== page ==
One of the more unexpected developments of Donald Trump’s presidency was his metamorphosis into an evangelical hero. American Christians didn’t just like his policies, they venerated him as a near supernatural being—the last hope against Antichrist.
Such a response, to any political leader, is unusual. Historically, from the Roman Empire to contemporary America, Christians have viewed heads of state with apocalyptic hostility. The pattern began at the end of the First Century with John of Patmos’s book of Revelation, its every monster is a thinly disguised version of Nero, Domitian, or some other louche and sadistic Emperor.
John of Patmos did avoid referring to Rome directly. Whenever he named the source of worldly evil, he called it Babylon, the near mythic city whose ruins today lie outside Baghdad. Starting with the Hebrew Bible, Babylon had always served as a pliable symbol for evil. The early Babylonian king Nimrod, full of hubris, tried to build a tower to heaven, and much later the fabulously wealthy Nebuchadnezzar destroyed the Jewish Temple and held the Jews captive for 70 years.
But in Revelation, Babylon is clearly, deliberately Rome. When, for example, John sees the Whore of Babylon seated on a beast with seven heads, an angel explains that the seven heads represent seven mountains. The allegory for Rome’s seven hills is so obvious one wonders why John bothered. Perhaps because half the joy in prophecy lies in the decoding.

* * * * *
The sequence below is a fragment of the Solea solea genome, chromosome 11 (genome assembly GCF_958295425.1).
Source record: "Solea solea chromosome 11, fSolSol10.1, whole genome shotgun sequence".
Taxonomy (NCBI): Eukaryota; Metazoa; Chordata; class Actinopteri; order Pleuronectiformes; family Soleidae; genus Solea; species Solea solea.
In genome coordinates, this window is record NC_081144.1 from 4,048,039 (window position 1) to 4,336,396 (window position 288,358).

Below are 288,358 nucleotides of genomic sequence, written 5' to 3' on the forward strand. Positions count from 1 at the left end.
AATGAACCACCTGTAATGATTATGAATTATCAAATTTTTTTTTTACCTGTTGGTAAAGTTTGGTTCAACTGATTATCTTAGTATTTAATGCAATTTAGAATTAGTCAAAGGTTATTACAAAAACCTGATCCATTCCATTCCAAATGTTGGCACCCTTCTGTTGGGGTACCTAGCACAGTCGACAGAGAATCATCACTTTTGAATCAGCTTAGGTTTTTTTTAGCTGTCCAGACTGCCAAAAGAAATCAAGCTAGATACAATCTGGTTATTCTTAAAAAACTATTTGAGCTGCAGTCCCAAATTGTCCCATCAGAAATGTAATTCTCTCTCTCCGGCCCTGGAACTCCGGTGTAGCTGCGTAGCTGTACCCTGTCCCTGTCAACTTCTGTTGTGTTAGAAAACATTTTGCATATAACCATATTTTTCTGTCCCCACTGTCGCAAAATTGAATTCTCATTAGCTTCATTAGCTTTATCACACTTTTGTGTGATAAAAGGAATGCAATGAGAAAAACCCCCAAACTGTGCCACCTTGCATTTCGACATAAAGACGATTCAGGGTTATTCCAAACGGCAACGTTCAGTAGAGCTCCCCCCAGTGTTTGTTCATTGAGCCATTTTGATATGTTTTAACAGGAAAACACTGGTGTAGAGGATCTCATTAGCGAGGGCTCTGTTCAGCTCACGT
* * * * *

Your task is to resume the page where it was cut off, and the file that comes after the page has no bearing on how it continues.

By the early fourth century, though, after Rome had converted to Christianity, the identification of its rulers as Antichrist became untenable. Christianity had won, so there was no longer a clear villain.
That changed in the seventh century with the advent of Islam. This new religion’s armies seemed to conquer everything in sight. From the Arabian desert they captured Jerusalem and much of the Byzantine territory right up to the walls of Constantinople. They also shattered the Persian Empire and in doing so claimed the lands of Old Babylon. Suddenly, Christian prophets didn’t need to bother with John of Patmos’s allegories. Babylon in Revelation could just be Babylon.
The Antichrist associated with this new, literal Babylon was expected to be Jewish. There’s nearly always an anti-Judaic element in Christian apocalyptic. But he could still be Muslim. (Medieval thinkers frequently viewed Judaism and Islam as one mass of circumcised unbelievers.) Antichrist would rebuild Jerusalem’s Temple and sit on a throne there. He would win adherents through miracles—fake miracles, of course. Just as Christ spoke perfect truth, Antichrist spoke only lies. Even the elect would be led into error, until finally the Archangel Michael would strike Antichrist down and bind Satan in Hell for a thousand years.
What happens next is unclear. Revelation 20:1-6 describes this period as a millennium of peace when saintly judges shall rule the earth. Evangelical tradition has largely abandoned this “millenarian” idea, favoring instead the “Rapture” model, where the elect will be taken up, just before God completely destroys the wicked and their world, probably with a nuclear bomb.